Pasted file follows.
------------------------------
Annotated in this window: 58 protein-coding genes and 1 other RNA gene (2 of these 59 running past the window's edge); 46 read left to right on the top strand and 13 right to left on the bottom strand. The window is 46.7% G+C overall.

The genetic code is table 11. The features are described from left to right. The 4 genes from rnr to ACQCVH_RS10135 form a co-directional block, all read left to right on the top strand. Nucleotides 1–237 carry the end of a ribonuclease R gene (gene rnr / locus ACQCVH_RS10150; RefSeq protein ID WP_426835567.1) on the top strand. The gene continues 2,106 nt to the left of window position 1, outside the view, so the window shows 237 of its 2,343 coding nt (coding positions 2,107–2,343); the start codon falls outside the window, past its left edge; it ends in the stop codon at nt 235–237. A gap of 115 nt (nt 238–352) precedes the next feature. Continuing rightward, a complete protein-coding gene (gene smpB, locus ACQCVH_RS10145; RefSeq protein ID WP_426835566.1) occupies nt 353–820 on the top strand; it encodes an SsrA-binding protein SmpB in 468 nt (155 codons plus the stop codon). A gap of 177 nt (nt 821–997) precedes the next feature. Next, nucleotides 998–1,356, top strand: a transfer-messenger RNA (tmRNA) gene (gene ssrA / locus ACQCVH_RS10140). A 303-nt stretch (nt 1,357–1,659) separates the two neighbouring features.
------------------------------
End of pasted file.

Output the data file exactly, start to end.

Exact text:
Annotated in this window: 58 protein-coding genes and 1 other RNA gene (2 of these 59 running past the window's edge); 46 read left to right on the top strand and 13 right to left on the bottom strand. The window is 46.7% G+C overall.

The genetic code is table 11. The features are described from left to right. The 4 genes from rnr to ACQCVH_RS10135 form a co-directional block, all read left to right on the top strand. Nucleotides 1–237 carry the end of a ribonuclease R gene (gene rnr / locus ACQCVH_RS10150; RefSeq protein ID WP_426835567.1) on the top strand. The gene continues 2,106 nt to the left of window position 1, outside the view, so the window shows 237 of its 2,343 coding nt (coding positions 2,107–2,343); the start codon falls outside the window, past its left edge; it ends in the stop codon at nt 235–237. A gap of 115 nt (nt 238–352) precedes the next feature. Continuing rightward, a complete protein-coding gene (gene smpB, locus ACQCVH_RS10145; RefSeq protein ID WP_426835566.1) occupies nt 353–820 on the top strand; it encodes an SsrA-binding protein SmpB in 468 nt (155 codons plus the stop codon). A gap of 177 nt (nt 821–997) precedes the next feature. Next, nucleotides 998–1,356, top strand: a transfer-messenger RNA (tmRNA) gene (gene ssrA / locus ACQCVH_RS10140). A 303-nt stretch (nt 1,357–1,659) separates the two neighbouring features.